Although the Hijab ban in universities has been lifted in the Wallonia, Southern Belgium starting September 2021. This offers the hope for Muslim women in other parts of Belgium.
In many developed countries, the concepts regarding women dressing are very much stereotype. If a woman wears a sleeveless top, she must be characterless. She covers her head with a dupatta , she must be “so backward”. What precisely is the proper dress code for women in our society? No matter how a woman chooses to dress herself people always have their say about it.
In an Article, titled as “Muslim Women on the veil” published in the daily The New York Times on May 27, 2015, an Indian girl has shared her mind about the hijab.
“My veil has never stopped me from doing anything. I am an Indian-American Muslim girl living in the Dallas area who attends college. I chose to start wearing the veil three years ago, even though the girls in my family don’t. I chose to wear it myself after I studied Islam and thought it was a beautiful way to express my love for my religion and nothing more. I’m an active student who participates in all sorts of college and volunteer activities. My veil has never stopped me from doing anything, and I refuse to let people’s stares and comments get to me. I’m only using my freedom of choice and expression, and I have every right to express my belief in this way as long as it’s not violating anyone else’s rights. I have discussed my veil greatly with professors, and I believe it’s wrong to force anyone to wear it as well as to force anyone to remove it. You’re taking away an individual’s right to her religious freedom. My mother doesn’t wear it, and neither would I ask her to, as I’m happy with whatever way she chooses to express herself. I believe this should apply to everyone. It’s a piece of cloth for God’s sake. What harm does it cause anyone? Only narrow-minded and uninformed views cause harm to a society”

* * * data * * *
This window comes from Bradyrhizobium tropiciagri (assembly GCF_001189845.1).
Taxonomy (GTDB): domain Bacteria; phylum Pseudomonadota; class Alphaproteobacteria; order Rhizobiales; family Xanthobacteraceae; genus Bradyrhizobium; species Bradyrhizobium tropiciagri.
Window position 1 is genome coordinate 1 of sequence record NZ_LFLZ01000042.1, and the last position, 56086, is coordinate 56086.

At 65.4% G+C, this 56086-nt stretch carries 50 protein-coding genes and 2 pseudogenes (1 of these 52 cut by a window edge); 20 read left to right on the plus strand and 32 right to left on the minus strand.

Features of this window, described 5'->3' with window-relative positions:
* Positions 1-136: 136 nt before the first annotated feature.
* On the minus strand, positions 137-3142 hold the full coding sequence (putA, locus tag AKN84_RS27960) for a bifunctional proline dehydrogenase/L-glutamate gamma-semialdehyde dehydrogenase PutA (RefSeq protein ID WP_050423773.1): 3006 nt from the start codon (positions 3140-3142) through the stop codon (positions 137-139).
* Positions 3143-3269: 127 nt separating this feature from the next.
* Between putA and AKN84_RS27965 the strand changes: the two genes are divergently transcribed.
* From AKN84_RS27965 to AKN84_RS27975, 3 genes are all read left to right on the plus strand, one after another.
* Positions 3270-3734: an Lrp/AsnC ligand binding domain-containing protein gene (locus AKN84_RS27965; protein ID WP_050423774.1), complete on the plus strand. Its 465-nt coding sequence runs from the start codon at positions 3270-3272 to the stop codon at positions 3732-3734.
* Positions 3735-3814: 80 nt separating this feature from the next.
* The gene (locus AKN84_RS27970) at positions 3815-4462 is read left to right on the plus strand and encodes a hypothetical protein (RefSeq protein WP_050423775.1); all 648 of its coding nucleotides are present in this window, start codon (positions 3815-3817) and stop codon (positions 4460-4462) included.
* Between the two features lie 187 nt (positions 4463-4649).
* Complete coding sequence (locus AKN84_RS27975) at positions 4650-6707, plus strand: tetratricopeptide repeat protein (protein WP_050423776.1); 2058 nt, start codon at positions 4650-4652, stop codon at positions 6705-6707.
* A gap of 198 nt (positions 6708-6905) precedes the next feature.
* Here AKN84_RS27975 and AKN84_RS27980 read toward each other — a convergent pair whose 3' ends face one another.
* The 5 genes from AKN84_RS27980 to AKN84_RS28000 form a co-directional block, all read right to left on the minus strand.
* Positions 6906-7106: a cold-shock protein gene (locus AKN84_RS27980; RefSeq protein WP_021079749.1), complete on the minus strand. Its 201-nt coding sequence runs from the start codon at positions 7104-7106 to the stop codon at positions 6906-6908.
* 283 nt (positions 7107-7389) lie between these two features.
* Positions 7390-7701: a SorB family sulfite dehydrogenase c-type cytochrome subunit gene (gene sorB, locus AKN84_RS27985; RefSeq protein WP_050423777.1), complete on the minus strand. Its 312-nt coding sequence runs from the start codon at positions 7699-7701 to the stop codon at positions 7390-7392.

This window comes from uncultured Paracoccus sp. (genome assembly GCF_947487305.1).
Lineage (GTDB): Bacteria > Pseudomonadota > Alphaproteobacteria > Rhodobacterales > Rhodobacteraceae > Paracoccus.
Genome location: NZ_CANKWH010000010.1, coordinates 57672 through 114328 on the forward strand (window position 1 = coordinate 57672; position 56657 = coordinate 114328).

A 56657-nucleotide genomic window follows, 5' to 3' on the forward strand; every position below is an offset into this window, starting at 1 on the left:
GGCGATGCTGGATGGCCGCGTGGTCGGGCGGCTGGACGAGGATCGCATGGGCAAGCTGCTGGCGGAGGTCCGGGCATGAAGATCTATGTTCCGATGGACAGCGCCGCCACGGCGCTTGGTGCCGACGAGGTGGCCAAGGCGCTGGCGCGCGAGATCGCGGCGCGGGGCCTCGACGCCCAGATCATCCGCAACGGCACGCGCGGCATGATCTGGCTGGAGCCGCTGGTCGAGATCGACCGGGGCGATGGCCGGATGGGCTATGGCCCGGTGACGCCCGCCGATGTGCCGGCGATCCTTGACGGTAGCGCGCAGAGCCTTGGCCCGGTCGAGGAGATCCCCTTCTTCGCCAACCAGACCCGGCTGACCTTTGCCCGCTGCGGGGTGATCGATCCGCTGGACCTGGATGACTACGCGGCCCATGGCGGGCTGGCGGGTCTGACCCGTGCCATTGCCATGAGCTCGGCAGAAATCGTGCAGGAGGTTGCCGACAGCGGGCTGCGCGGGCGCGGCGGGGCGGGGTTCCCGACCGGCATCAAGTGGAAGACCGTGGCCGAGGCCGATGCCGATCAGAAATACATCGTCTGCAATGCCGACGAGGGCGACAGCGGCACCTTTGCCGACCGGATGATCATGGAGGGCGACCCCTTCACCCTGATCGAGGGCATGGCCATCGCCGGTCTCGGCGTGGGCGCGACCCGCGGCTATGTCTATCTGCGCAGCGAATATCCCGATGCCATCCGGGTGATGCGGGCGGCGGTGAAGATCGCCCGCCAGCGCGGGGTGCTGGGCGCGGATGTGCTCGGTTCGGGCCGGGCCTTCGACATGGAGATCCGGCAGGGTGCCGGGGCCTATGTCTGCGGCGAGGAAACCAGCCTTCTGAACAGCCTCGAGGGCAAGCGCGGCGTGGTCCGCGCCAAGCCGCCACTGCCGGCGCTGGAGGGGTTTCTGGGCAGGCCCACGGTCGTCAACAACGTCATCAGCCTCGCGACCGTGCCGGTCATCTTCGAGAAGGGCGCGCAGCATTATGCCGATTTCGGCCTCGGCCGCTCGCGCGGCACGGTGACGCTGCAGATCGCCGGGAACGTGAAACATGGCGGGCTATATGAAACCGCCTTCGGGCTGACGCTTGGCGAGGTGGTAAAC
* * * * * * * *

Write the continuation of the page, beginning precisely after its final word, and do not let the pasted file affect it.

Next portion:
In my opinion, people particularly men judge the morality and character of a woman primarily based on their clothes. Either they regard a female student immodest if she wears less clothes within the premises of educational institutions. Or they believe a girl who wears Hijab in classroom is less intellectual and outspoken than the rest of her classmates. This judgement of female based on clothes violates her basic woman right.
Women have reached leadership positions in society even in hijab. Raffia Arshad is the first UK deputy district judge to wear a hijab. Uroosa Arshid is the first hijab-wearing operational firefighter in the UK. Abtaha Maqsood, who plays for Scottish women’s national cricket team is Britain’s first hijab-wearing Muslim Female. Fatima Manji became Britain’s first hijab-wearing TV newsreader in March 2016. Shahnaz Laghari became the first Hijab-wearing Captain Pilot of Pakistan. Nusrat Sahar Abbasi, in veil, raises voice for the people of Sindh. Dr Royna Aslam wearing Hijab passed her MBBS from Punjab Medical College of Faisalabad with 18 gold medals, becoming the pride of the Pakistan on 24th March 2019.